Life, limbs and liberty
Choreographer Bill T. Jones puts his new Lincoln project in context.
“I’m in a dialogue with a culture.” It’s a pronouncement that could easily sound pretentious as hell, but Bill T. Jones pulls it off. This internationally respected choreographer could be talking about his whole 30-plus-year career, or his work as artistic director of the Bill T. Jones/Arnie Zane Dance Company. But right now, he’s talking about the Abraham Lincoln–inspired Fondly Do We Hope…Fervently Do We Pray, getting its world premiere at Ravinia Thursday 17 and Saturday 19. The Ravinia-commissioned project—possibly the choreographer’s most ambitious to date—has been several years in the making. Sitting in his Ravinia dressing room during a rehearsal break, he nibbles at chicken (brought by the company’s creative director, who urges us to make sure Jones eats), but the food will wait—Jones has got things to say.
The prolific dancer-choreographer, who won a Tony for his choreography for Spring Awakening in 2007, knows how to work an audience. He holds your gaze steadily while he talks; he gestures with the strategic grace you’d expect of a choreographer. It’s a compelling performance.
And so, no doubt, will be Fondly Do We Hope…Fervently Do We Pray. The modern-dance and spoken-word piece, with text drawn from Lincoln, Walt Whitman, the Bible and other sources, expresses Jones’s attempt to reconcile his childhood adoration of the President with his more complex understanding of him from the perspective of a mature artist with “very few heroes.”
Why Abe and why now? This year marks the bicentennial of Lincoln’s birth, for one, but Jones answers with a quote by another President, FDR, delivered in appropriately epic tones: “Yeah, right, well, ‘There comes a time in human affairs when…’?” He goes on to say: “A major festival in the Midwest offered a large, well-funded commission to do anything I wanted around the topic of Abraham Lincoln.” Jones is honest about appreciating “the opportunity to get to feed the beast which is my company.” But he also sees an opportunity to renew his faith in his art. “There’s a chance to feed the kind of alienated man that I see myself becoming. In some quarters I’m seen as having the heart on the sleeve—but hearts get worn out as well. So, okay, Abraham Lincoln.”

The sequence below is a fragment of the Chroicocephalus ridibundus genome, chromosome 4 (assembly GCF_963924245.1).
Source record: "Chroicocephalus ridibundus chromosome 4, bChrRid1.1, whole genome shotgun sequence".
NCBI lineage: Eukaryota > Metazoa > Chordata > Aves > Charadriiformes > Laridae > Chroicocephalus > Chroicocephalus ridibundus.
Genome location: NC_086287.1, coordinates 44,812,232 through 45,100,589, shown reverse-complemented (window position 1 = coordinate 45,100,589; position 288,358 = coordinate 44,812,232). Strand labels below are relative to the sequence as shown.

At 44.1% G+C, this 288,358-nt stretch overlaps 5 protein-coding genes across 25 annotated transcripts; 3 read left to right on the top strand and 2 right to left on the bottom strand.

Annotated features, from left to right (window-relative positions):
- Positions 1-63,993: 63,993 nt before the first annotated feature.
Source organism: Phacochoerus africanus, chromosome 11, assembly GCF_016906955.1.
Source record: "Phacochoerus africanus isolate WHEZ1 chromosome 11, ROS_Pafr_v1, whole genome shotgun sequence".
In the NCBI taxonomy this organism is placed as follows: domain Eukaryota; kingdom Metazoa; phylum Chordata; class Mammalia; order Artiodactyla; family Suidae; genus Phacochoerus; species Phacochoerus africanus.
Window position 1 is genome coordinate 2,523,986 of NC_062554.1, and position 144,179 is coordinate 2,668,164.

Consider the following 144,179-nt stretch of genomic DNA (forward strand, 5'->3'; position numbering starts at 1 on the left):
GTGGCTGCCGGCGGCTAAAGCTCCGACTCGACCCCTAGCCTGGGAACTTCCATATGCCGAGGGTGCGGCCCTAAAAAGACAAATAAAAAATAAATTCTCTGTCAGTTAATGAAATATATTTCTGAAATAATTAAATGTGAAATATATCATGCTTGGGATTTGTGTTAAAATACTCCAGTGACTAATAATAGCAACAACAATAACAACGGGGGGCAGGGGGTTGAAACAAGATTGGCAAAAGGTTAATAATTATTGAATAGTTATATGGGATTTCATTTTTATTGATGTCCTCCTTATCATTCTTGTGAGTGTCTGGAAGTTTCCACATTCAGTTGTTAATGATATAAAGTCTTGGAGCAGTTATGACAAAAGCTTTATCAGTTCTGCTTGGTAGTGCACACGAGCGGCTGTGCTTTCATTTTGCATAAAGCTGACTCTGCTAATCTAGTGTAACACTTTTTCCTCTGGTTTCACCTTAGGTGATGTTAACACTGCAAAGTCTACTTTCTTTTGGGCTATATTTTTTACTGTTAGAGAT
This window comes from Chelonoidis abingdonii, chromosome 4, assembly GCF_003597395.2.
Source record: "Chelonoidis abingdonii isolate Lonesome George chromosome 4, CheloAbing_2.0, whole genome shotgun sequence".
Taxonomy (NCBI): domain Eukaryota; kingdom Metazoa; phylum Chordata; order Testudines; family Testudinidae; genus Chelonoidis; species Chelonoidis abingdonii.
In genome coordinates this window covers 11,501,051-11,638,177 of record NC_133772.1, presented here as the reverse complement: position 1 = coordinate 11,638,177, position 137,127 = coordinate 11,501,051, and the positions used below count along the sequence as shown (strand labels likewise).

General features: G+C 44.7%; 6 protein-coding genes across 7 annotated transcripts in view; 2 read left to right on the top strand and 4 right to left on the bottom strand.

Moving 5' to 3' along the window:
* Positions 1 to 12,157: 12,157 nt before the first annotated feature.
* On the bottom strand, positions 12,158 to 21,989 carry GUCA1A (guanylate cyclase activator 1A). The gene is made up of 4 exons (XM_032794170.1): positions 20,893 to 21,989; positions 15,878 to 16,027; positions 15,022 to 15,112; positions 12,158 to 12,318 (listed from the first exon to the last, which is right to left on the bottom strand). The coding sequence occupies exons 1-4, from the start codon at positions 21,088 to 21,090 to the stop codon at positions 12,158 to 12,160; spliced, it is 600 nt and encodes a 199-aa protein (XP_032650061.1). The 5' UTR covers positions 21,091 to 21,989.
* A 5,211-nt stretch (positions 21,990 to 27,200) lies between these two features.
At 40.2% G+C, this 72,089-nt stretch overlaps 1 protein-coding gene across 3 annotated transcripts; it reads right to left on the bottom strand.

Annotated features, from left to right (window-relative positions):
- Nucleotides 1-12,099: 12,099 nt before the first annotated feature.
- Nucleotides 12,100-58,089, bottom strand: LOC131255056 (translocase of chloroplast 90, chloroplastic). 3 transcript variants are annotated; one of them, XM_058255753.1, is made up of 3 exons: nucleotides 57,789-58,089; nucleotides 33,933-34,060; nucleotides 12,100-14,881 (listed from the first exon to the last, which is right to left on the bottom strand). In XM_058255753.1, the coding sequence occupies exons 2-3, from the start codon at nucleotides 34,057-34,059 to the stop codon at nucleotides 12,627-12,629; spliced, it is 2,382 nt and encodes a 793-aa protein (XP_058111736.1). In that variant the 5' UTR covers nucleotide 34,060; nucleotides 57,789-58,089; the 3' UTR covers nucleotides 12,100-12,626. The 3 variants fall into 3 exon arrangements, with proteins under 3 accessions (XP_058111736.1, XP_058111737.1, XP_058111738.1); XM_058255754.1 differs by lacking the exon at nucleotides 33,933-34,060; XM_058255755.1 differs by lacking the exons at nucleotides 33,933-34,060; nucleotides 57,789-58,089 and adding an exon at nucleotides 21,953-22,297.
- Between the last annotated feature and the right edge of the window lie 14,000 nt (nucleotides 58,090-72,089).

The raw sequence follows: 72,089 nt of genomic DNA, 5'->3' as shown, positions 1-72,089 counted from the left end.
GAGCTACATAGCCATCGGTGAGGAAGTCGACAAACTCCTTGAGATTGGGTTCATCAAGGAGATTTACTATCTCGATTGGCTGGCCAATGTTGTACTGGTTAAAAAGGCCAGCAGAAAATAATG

Jones puts his whole life on the table to explain his connection to the civil rights–minded President and why this project matters to an openly gay African-American choreographer (living with HIV since 1985) on a deeply personal level. “Imagine: I’m born in 1952, Brown v. Board of Education is ’54, in 1964 I remember distinctly the March on Washington, 1969 I was at Woodstock—yes, I dropped acid there for the first time. Stonewall is in 1969. Arnie Zane [dancer/choreographer, cofounder of Bill T. Jones/Arnie Zane Dance Company] and I met in 1971, Arnie Zane died in 1988,” he says. “The culture wars are being waged, and I’ve been through all of this, and I’m a modern dancer. That’s why I use my art to talk about all of those places.”
Nevertheless, Jones is worried about making dance not just accessible but relevant to wider audiences and especially to African-Americans and other minorities. “I have to talk to my nephews and nieces, sisters and brothers. Everyone is bending over backwards to get brown-skinned people into the theater. How can I truly make a work that will have a diverse appeal?” Jones muses about the place of modern dance at a mainstream venue like Ravinia. “Can it entertain a huge popular audience of men, women and children out to have a picnic on the lawn in Ravinia? Can it also do that in a way that is layered? Funny? Fierce? Inscrutable?” Clearly, Jones thinks so.